Asthma involves many pathophysiologic factors. Factors including bronchiolar inflammation with airway constriction and resistance that manifests as episodes of coughing, shortness of breath, and wheezing. So the knowledge of asthma pathophysiology helps you understand how the condition is diagnosed and treated. In the recent researches it has observed that asthma is truly an inflammatory disease of airways. It is characterized by increasing numbers of eosinophils, T cells and mast cells in the airway mucosa. And by the desquamation of the airway epithelium. There is infiltration by inflammatory cells in the airways of an asthma
patient, with vasodilation.
Eosinophilic infiltration is highly characteristic of asthma. It has seen in both allergic and non-allergic types of disease.
A described study on asthma pathophysiology with focused on asthma signs and symptoms is here under. Having also a brief note on asthma symptoms. The article is reviewed by consultant Pulmonologist having active clinical practice.
What is Asthma?
Asthma is a chronic lung disease that inflames and narrows the airways. It has no known cure, but by identifying triggers and developing a proper management plan, asthmatics can lead a healthy, active life. Asthma aﬀects people of all ages, but it most often starts during childhood.
What causes asthma?
Asthma has a strong genetic component. If you have asthma, others in your family may have asthma as well. Allergens, irritants (such as cigarette smoke and pollution), respiratory infections, weather changes and exercise can trigger asthma symptoms. However, whatever one’s triggers are, the underlying lung problem of inflammation remains the same. Allergic asthma is triggered by allergic reactions to allergens such as pet dander, dust or dust mite, mold or pollen. Sometimes the asthma may only occur during the pollen seasons. Identifying your specific allergic triggers is essential to managing your asthma.
Exercise-induced asthma is triggered by exercise or physical activity.
Nocturnal asthma can occur with any asthmatic. Asthma signs and symptoms will often increase or worsen at night.
Asthma signs and symptoms
When you breathe in, air passes from your nose and mouth to your lungs through a system of tubes referred to as airways or bronchial tubes. This is much like a tree trunk and branches. The trunk is the windpipe, which branches oﬀ to smaller airways called bronchi. People with asthma experience extensive narrowing of the airways throughout both lungs, resulting in asthma signs and symptoms that often include:
Shortness of breath
A high percentage of asthma patients suﬀer from allergies. Up to 80% of childhood asthma patients and 70% of adult asthmatics have some allergies. Controlling allergies is the first step to controlling asthma. In addition, there are two types of medicine for the treatment of asthma.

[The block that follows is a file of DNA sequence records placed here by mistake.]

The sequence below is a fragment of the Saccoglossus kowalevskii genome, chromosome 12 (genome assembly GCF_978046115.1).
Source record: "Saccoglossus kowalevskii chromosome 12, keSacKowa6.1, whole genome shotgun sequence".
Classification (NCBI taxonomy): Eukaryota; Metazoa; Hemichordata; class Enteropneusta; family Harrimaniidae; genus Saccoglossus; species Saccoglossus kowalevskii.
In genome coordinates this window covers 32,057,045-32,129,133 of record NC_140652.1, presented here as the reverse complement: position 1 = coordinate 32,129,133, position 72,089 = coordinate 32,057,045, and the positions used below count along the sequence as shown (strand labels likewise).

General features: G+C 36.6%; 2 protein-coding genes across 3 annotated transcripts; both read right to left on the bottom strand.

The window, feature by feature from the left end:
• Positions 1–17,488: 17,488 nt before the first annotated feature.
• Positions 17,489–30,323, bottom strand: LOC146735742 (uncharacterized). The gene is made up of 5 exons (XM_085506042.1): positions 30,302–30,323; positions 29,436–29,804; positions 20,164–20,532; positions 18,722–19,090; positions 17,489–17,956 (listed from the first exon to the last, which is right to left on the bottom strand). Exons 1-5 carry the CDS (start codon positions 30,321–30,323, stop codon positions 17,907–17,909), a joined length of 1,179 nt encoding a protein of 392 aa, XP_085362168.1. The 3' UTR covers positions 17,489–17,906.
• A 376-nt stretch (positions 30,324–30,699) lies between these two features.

Types of Medicines
1 Rescue/Reliever Medicines provide quick relief of sudden symptoms. Rescue medications start to alleviate the symptoms of asthma within a few minutes by relaxing the muscle spasms within the airways. The most commonly prescribed medication for rescue of asthma symptoms is Salbutamol. Side eﬀects can include tremor, rapid heart rate and nervousness, all of which dissipate within a few minutes of taking the medication.
2 Controller Medicines provide long-term control of asthma and prevent future symptoms. Your doctor will determine if the frequency and severity of your or your child’s symptoms require the use of a maintenance medication. All of the controller medications work by reducing the inflammation in the airways. By reducing swelling, the lungs are stronger and a patient is much less likely to have asthma symptoms.
Furthermore, the most commonly prescribed medication in maintenance control of asthma is an inhaled steroid. An inhaler can given for this purpose. Or via the nebulizer in small children. These medications treat the inflammation within the lungs, the primary problem in asthma. Corticosteroid medications have developed a scary reputation, but especially when inhaled, are extremely safe and eﬀective for controlling asthma inflammation.
Finally, the best way to prevent an asthma episode, or attack, is to follow your treatment plan. Learn your triggers and avoid them. Take your allergy and asthma medicines when you should. Use your quick-acting medicine as soon as you start to notice symptoms.
Above all many people live normal lives with asthma if it’s properly managed. With a good treatment plan and guidance from your doctor, you can still do much of what you enjoy. For example, many professional athletes have asthma.